LIZ ELSE: How does your work differ from what other modellers have been trying to do for years?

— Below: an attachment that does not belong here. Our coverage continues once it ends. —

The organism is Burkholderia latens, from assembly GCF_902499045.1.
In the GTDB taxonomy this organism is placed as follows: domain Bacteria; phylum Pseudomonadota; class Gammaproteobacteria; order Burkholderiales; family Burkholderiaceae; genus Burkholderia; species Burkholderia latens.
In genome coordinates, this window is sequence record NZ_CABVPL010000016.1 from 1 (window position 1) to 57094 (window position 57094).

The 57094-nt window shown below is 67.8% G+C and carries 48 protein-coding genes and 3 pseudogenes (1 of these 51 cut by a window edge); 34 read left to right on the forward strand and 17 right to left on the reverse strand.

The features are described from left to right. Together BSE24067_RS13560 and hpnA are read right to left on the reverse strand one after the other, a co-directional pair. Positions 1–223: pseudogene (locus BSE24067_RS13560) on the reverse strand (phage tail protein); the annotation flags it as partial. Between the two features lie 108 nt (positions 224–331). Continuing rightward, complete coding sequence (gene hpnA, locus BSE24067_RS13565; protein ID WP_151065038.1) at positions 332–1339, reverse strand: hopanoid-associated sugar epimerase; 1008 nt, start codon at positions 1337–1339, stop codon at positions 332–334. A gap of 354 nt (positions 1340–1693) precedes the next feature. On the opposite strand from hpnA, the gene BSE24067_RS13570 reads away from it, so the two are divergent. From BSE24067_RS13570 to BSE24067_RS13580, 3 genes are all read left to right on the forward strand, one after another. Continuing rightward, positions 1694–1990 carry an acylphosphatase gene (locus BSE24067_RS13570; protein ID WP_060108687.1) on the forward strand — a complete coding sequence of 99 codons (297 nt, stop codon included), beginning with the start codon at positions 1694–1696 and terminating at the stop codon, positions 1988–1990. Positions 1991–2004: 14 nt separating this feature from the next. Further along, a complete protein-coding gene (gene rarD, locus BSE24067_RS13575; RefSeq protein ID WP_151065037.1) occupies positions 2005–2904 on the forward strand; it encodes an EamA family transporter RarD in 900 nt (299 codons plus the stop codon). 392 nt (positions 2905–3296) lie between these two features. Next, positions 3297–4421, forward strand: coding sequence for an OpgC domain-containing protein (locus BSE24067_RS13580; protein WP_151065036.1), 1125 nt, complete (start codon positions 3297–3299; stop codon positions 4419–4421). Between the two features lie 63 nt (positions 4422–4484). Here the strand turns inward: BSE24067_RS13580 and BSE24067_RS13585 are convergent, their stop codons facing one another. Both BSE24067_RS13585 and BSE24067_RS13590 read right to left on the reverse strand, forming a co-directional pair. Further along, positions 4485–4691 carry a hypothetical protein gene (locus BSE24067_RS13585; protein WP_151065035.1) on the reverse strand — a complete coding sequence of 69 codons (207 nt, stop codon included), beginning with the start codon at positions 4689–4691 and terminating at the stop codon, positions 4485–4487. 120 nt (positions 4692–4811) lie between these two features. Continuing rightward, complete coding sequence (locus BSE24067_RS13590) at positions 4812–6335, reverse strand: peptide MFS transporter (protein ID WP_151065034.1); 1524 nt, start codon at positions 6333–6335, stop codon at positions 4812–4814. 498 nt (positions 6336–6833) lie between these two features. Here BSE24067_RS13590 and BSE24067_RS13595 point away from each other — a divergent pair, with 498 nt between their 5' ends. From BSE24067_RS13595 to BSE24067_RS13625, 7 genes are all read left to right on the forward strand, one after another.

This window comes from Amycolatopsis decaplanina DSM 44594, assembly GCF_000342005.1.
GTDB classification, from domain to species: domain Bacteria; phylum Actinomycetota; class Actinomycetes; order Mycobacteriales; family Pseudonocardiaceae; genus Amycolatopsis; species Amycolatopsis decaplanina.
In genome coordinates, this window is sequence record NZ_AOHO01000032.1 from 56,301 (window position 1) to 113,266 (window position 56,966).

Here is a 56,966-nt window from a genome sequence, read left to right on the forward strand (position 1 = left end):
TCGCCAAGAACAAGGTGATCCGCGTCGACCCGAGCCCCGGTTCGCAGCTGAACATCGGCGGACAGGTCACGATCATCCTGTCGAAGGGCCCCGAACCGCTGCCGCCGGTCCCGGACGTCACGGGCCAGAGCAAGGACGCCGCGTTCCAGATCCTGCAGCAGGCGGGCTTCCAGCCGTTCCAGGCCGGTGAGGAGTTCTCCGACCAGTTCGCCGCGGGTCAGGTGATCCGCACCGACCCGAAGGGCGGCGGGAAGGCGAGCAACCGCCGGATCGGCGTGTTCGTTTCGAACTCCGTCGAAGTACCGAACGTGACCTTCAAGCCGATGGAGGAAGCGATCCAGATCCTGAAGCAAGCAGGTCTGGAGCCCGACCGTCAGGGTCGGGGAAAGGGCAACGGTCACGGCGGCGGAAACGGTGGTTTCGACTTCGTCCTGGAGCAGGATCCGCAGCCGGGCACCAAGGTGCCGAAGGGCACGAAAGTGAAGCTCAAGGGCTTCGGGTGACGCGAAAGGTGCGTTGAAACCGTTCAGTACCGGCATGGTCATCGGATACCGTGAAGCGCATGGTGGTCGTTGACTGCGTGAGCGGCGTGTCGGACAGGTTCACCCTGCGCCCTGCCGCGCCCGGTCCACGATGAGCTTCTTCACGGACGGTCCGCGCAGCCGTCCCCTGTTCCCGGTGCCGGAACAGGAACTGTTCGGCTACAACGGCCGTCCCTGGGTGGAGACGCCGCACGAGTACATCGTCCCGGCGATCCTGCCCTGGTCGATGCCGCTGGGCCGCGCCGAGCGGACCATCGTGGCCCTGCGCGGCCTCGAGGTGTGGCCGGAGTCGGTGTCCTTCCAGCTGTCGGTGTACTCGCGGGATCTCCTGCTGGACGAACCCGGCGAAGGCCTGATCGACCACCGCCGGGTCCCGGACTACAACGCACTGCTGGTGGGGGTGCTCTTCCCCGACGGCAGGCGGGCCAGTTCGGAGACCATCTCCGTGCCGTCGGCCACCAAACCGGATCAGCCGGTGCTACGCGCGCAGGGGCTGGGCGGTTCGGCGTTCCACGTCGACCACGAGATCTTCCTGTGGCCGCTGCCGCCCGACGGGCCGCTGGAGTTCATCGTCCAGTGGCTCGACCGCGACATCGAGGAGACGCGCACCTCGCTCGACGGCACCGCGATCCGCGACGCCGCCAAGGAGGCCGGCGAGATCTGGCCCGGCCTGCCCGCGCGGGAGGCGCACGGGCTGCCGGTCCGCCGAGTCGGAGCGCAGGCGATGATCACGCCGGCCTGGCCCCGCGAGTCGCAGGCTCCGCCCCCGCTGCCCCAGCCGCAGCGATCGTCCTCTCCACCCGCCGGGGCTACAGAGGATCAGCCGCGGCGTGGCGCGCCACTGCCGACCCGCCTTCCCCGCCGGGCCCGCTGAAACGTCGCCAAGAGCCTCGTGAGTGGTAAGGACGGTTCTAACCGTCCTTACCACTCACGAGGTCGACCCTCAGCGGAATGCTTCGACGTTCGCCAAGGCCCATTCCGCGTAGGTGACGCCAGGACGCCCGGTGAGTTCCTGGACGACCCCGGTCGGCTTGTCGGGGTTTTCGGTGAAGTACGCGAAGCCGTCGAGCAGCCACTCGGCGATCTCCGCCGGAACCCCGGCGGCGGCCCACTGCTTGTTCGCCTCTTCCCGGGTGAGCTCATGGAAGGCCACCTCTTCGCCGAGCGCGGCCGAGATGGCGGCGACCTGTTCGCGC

JOSHUA M. EPSTEIN: We create artificial societies of individual “agents” who behave like simple but plausible humans. We can simulate large numbers of people who differ from each other in various ways – their rules of behaviour, information, genetics and ethnic identities – and who interact locally. We can look at how those local interactions generate macroscopic patterns in society. That’s why I call this “generative social science”. We are building agent-based societies that are much richer than was possible 20 years ago. Mathematical economics and game theory focus on static equilibrium, and typically posit highly rational individuals. We are interested in bounded rationality – more like Homo sapiens than Homo economicus – and in dynamics. Of course, our method raises as many questions as it answers.
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